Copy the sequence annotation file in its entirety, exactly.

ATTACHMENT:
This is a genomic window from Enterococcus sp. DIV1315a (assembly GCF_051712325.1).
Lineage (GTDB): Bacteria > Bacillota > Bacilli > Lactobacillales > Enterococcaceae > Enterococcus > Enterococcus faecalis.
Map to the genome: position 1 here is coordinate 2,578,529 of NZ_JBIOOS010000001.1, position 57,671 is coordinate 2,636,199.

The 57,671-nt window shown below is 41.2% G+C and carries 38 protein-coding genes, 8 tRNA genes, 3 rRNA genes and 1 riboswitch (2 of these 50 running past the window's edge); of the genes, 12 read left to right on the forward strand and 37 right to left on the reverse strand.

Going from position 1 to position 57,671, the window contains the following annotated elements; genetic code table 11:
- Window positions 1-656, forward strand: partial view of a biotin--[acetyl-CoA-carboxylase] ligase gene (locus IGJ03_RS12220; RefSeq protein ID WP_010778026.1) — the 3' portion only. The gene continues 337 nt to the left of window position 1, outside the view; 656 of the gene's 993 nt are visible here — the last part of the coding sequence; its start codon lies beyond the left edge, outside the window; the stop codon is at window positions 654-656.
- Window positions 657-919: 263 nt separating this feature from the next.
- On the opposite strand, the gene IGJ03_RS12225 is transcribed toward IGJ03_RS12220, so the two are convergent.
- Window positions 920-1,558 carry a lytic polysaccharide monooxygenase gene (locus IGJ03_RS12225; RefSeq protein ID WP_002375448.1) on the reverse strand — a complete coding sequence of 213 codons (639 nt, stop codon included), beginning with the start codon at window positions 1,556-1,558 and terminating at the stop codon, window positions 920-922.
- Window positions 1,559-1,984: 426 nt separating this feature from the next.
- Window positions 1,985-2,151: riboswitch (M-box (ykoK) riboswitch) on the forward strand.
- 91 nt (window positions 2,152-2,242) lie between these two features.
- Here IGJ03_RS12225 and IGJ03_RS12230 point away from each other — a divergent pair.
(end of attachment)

This is a genomic window from Enterococcus sp. DIV1315a (assembly GCF_051712325.1).
Lineage (GTDB): Bacteria > Bacillota > Bacilli > Lactobacillales > Enterococcaceae > Enterococcus > Enterococcus faecalis.
Map to the genome: position 1 here is coordinate 2,578,529 of NZ_JBIOOS010000001.1, position 57,671 is coordinate 2,636,199.

The 57,671-nt window shown below is 41.2% G+C and carries 38 protein-coding genes, 8 tRNA genes, 3 rRNA genes and 1 riboswitch (2 of these 50 running past the window's edge); of the genes, 12 read left to right on the forward strand and 37 right to left on the reverse strand.

Going from position 1 to position 57,671, the window contains the following annotated elements; genetic code table 11:
- Window positions 1-656, forward strand: partial view of a biotin--[acetyl-CoA-carboxylase] ligase gene (locus IGJ03_RS12220; RefSeq protein ID WP_010778026.1) — the 3' portion only. The gene continues 337 nt to the left of window position 1, outside the view; 656 of the gene's 993 nt are visible here — the last part of the coding sequence; its start codon lies beyond the left edge, outside the window; the stop codon is at window positions 654-656.
- Window positions 657-919: 263 nt separating this feature from the next.
- On the opposite strand, the gene IGJ03_RS12225 is transcribed toward IGJ03_RS12220, so the two are convergent.
- Window positions 920-1,558 carry a lytic polysaccharide monooxygenase gene (locus IGJ03_RS12225; RefSeq protein ID WP_002375448.1) on the reverse strand — a complete coding sequence of 213 codons (639 nt, stop codon included), beginning with the start codon at window positions 1,556-1,558 and terminating at the stop codon, window positions 920-922.
- Window positions 1,559-1,984: 426 nt separating this feature from the next.
- Window positions 1,985-2,151: riboswitch (M-box (ykoK) riboswitch) on the forward strand.
- 91 nt (window positions 2,152-2,242) lie between these two features.
- Here IGJ03_RS12225 and IGJ03_RS12230 point away from each other — a divergent pair.